USPS Delays, Mishandling Resulting In Deliveries Of Dead Chicks To Maine Farms

Screengrab / @StevenTDennis / Twitter

JakeThomas

Maine farms reportedly have received at least 4,800 dead chicks in recent weeks.

According to The Portland Press Herald, a number of “Maine poultry farms have received shipments of hundreds of young chicks that died in transit by the U.S. Postal Service, either because the shipments were delayed or mishandled.”

  • The newspaper reported that Pauline Henderson, “who owns and operates Pine Tree Poultry, a family farm and chicken meat processing facility that specializes in chicken pot pies,” was shocked to find a shipment of 800 chicks from a Pennsylvania hatchery were all dead on arrival last week.
  • Henderson said, “We’ve never had a problem like this before. Usually they arrive every three weeks like clockwork. And out of 100 birds you may have one or two that die in shipping.”
  • In this case, Henderson believes the chicks were mishandled, as the shipment arrived in the normal time.
  • She also “said thousands of birds that moved through the Postal Service’s processing center in Shrewsbury, Massachusetts all met the same fate, affecting several farms in Maine and New Hampshire.”

The Herald wrote that “What was once a reliable and safe method of transporting chicks has apparently been undermined by widespread overhauls of operations at the U.S. Postal Service.”

  • Those overhauls include “cutbacks in sorting equipment, ending extra trips by carriers and an edict to end all overtime by Postmaster General Louis DeJoy.”
  • “Some Democrats accuse DeJoy of intentionally raising concerns about the timely delivery of absentee ballots in the November election, sowing concern and confusion among voters as President Trump repeatedly asserts – without evidence – that mail-in voting is vulnerable to fraud,” The Herald noted.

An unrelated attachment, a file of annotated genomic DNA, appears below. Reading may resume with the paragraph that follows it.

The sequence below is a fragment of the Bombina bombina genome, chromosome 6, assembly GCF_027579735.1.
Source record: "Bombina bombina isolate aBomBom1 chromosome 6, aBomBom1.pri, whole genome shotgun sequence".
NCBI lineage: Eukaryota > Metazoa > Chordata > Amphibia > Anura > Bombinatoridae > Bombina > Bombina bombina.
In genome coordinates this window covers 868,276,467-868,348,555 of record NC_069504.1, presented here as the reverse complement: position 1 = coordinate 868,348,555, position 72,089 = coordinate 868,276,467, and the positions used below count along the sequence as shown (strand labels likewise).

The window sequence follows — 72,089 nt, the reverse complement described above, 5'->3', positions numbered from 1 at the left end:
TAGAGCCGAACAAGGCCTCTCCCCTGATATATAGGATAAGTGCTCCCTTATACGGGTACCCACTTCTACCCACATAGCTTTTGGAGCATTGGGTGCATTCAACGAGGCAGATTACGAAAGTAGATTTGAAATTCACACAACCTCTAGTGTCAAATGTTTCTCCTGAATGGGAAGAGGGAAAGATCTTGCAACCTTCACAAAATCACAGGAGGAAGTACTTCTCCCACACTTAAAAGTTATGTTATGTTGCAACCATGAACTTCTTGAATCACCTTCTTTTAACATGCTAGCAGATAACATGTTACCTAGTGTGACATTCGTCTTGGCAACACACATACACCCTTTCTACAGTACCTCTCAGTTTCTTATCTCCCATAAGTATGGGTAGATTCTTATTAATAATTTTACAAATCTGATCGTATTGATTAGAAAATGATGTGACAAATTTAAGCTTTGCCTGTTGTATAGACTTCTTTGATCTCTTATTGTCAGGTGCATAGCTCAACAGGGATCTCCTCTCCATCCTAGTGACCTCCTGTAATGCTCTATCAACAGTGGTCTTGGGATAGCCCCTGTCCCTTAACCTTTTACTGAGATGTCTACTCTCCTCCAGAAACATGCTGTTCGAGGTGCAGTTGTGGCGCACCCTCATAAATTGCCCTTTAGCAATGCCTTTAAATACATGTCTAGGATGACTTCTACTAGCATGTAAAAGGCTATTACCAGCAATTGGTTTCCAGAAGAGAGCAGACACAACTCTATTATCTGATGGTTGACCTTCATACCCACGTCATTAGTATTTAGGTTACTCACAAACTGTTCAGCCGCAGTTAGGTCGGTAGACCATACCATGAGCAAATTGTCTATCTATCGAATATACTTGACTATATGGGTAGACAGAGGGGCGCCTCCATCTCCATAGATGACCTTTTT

Maine’s 1st District U.S. Congresswoman Chellie Pingree, a Democrat, is raising the issue of the dead chicks and the losses Maine farms are facing in a letter to DeJoy and U.S. Department of Agriculture Commissioner Sonny Perdue. Pingree’s office has received dozens of complaints from farmers and other Mainers trying to raise a small flock of chickens in the backyard.

  • “It’s one more of the consequences of this disorganization, this sort of chaos they’ve created at the post office and nobody thought through when they were thinking of slowing down the mail,” Pingree said, adding: “And can you imagine, you have young kids and they are getting all excited about having a backyard flock and you go to the post office and that’s what you find?”
  • Pingree said Maine farms have received at least 4,800 dead chicks in recent weeks.

“Mortality losses from delays and mishandling are not only hugely problematic from an animal welfare perspective, but have also taken an emotional toll on the recipients, many of whom are families building a backyard flock or children raising birds for 4-H or Future Farmers of America (FFA) projects,” Pingree wrote. “For these families, receiving chicks in the mail is a longstanding tradition, and with family farms in America already struggling to keep younger generations engaged and interested in agriculture, these negative experiences could significantly undermine those efforts.”

“Rural Americans, including agricultural producers, disproportionately rely on USPS for their livelihoods, and it is essential that they receive reliable service,” Pingree said.

  • According to The Herald, “The Postal Service is the only entity that ships live chicks and other small animals and has done so since 1918.”

Read the full report.

Comments

U.S. & Global News

FEATURED
COMMUNITY